In July, the Biden Administration provided guidance that long COVID may be considered a disability under various federal laws, including the Americans with Disabilities Act (ADA). The guidance indicates that long COVID may be “a physical or mental impairment under the ADA,” referencing examples of lung damage, heart damage, kidney damage, neurological damage, circulatory system damage, and lingering emotional illness and other mental health conditions. HHS further provides three examples in which long COVID may substantially limit one or more major life activities:
- A person with long COVID who has lung damage that causes shortness of breath, fatigue, and related effects is substantially limited in respiratory function, among other major life activities.
- A person with long COVID who has symptoms of intestinal pain, vomiting, and nausea that have lingered for months is substantially limited in gastrointestinal function, among other major life activities.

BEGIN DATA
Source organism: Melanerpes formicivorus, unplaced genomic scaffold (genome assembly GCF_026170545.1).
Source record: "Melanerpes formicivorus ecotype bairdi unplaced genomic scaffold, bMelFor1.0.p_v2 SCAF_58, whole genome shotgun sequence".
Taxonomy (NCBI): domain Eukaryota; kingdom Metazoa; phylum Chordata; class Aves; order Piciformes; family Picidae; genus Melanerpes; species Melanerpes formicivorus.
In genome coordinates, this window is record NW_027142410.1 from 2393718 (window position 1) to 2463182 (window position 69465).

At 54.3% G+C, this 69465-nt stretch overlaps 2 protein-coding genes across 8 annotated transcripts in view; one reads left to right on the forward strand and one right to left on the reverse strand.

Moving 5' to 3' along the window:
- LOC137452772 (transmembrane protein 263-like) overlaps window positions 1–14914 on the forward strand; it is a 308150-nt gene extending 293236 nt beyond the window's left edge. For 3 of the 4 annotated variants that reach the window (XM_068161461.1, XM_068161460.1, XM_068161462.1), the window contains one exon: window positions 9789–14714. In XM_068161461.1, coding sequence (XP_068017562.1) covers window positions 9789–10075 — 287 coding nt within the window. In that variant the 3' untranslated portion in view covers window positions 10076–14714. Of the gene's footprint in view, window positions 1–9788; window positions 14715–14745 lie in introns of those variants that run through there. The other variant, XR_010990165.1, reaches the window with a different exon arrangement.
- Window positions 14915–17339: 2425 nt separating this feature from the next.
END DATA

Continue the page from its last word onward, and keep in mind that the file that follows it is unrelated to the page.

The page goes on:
- A person with long COVID who experiences memory lapses and “brain fog” is substantially limited in brain function, concentrating, and/or thinking.
Business Takeaway: It is important to note how the new guidance affects ADA accommodation obligations for businesses related to long COVID. That said, and as indicated in the same government guidance, long COVID accommodation requests require individualized assessments as long COVID is not always considered a disability under the ADA. Contact Adam at firstname.lastname@example.org if you have questions regarding employee accommodations and long COVID.